We also need to look ahead and raise some difficult questions about or institutions, which, for decades, have brought us repeatedly into conflict. The Fifth Republic's reputation for efficiency is a myth. Instead we've had paralysis tempered by revolt.

It's not the people we have to change, but the institutions, which aren't adapted to the people. French presidentialism — a legal form of enlightened despotism — is poorly conceived for the fragmented society we are. We'd be better off with a parliament that fosters real negotiations, a properly representative parliament. Instead we have one where Macron's party holds two thirds of the seats despite winning just a third of the vote.

France's Fourth Republic had its faults, but in that regard, at least, it was more successful than the system that replaced it. The country doesn't, however, show any signs of improving parliamentary representation. Instead it seems like we're headed towards more despotism, with referendums and decrees. As if a submissive Parliament wasn't already enough. Let's hope we are wrong.

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Green

In Argentina, A Visit To World's Highest Solar Energy Park

With loans and solar panels from China, the massive solar park has been opened a year and is already powering the surrounding areas. Now the Chinese supplier is pushing for an expansion.

960,000 solar panels have been installed at the Cauchari park

Silvia Naishtat

CAUCHARI — Driving across the border with Chile into the northwest Argentine department of Susques, you may spot what looks like a black mass in the distance. Arriving at a 4,000-meter altitude in the municipality of Cauchari, what comes into view instead is an assembly of 960,000 solar panels. It is the world's highest photovoltaic (PV) park, which is also the second biggest solar energy facility in Latin America, after Mexico's Aguascalientes plant.

Spread over 800 hectares in an arid landscape, the Cauchari park has been operating for a year, and has so far turned sunshine into 315 megawatts of electricity, enough to power the local provincial capital of Jujuy through the national grid.


It has also generated some $50 million for the province, which Governor Gerardo Morales has allocated to building 239 schools.

Abundant sunshine, low temperatures

The physicist Martín Albornoz says Cauchari, which means "link to the sun," is exposed to the best solar radiation anywhere. The area has 260 days of sunshine, with no smog and relatively low temperatures, which helps keep the panels in optimal conditions.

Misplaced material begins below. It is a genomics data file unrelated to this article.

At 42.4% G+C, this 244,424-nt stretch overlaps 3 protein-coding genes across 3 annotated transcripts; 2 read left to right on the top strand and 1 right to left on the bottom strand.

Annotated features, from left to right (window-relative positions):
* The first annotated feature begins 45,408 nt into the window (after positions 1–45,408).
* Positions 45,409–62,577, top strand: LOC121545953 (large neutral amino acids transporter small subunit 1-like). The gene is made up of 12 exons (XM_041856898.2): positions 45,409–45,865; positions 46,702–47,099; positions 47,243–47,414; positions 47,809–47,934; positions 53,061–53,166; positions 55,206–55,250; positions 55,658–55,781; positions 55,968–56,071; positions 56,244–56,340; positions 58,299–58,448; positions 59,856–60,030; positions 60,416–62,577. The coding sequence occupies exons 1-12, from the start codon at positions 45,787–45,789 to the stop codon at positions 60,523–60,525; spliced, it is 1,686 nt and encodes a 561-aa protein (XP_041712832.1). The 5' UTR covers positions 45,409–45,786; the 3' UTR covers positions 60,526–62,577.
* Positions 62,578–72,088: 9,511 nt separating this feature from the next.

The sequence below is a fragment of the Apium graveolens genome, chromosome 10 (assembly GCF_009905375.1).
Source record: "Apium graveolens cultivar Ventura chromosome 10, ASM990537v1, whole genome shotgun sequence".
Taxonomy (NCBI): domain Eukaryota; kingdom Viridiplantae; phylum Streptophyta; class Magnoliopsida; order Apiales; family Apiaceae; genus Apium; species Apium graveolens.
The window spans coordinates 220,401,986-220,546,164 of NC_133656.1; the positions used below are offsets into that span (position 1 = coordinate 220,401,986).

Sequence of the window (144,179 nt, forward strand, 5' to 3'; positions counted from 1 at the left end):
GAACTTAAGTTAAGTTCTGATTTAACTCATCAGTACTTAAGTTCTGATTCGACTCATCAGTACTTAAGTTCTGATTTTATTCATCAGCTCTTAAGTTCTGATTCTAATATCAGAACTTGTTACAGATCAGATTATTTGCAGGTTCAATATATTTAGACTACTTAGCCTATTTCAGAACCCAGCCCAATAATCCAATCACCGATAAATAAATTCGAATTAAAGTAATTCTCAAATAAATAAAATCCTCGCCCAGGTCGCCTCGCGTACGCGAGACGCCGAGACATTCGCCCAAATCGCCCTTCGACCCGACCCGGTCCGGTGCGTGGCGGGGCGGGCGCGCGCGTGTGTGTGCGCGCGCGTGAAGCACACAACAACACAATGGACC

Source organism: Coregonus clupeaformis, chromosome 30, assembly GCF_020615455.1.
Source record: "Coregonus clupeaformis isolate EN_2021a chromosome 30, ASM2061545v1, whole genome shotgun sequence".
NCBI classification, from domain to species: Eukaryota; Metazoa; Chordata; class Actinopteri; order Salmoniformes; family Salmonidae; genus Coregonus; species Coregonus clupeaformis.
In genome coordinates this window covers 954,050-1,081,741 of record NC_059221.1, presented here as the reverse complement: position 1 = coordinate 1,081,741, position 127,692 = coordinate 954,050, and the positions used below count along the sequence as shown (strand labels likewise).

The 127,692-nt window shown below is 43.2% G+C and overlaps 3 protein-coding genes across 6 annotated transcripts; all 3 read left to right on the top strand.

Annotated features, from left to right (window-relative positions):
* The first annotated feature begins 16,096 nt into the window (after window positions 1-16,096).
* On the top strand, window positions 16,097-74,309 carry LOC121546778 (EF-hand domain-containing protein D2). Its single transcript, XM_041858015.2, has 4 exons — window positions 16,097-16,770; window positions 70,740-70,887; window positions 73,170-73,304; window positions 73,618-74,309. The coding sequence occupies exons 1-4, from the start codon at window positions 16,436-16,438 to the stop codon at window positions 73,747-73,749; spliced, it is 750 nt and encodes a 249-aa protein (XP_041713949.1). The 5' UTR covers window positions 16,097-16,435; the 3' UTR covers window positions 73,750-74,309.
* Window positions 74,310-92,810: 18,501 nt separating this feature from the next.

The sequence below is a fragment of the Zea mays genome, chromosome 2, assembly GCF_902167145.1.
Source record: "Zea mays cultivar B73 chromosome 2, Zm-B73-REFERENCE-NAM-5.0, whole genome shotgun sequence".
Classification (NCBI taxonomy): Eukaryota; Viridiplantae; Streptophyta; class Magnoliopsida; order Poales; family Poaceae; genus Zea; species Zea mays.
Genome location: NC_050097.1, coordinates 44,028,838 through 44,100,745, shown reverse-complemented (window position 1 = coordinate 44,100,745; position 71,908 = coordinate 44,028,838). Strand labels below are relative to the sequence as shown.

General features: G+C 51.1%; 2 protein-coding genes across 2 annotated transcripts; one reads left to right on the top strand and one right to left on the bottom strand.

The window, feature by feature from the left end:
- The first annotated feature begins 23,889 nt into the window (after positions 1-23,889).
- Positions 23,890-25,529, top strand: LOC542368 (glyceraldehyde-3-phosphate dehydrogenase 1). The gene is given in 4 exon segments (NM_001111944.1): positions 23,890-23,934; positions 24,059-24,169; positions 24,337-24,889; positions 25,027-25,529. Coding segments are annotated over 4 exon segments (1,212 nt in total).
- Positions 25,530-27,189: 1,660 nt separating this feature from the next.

Its construction began with a loan of more than $331 million from China's Eximbank, which allowed the purchase of panels made in Shanghai. They arrived in Buenos Aires in 2,500 containers and were later trucked a considerable distance to the site in Cauchari . This was a titanic project that required 1,200 builders and 10-ton cranes, but will save some 780,000 tons of CO2 emissions a year.

It is now run by 60 technicians. Its panels, with a 25-year guarantee, follow the sun's path and are cleaned twice a year. The plant is expected to have a service life of 40 years. Its choice of location was based on power lines traced in the 1990s to export power to Chile, now fed by the park.

Chinese engineers working in an office at the Cauchari park

Xinhua/ZUMA

Chinese want to expand

The plant belongs to the public-sector firm Jemse (Jujuy Energía y Minería), created in 2011 by the province's then governor Eduardo Fellner. Jemse's president, Felipe Albornoz, says that once Chinese credits are repaid in 20 years, Cauchari will earn the province $600 million.

The Argentine Energy ministry must now decide on the park's proposed expansion. The Chinese would pay in $200 million, which will help install 400,000 additional panels and generate enough power for the entire province of Jujuy.

The park's CEO, Guillermo Hoerth, observes that state policies are key to turning Jujuy into a green province. "We must change the production model. The world is rapidly cutting fossil fuel emissions. This is a great opportunity," Hoerth says.

The province's energy chief, Mario Pizarro, says in turn that Susques and three other provincial districts are already self-sufficient with clean energy, and three other districts would soon follow.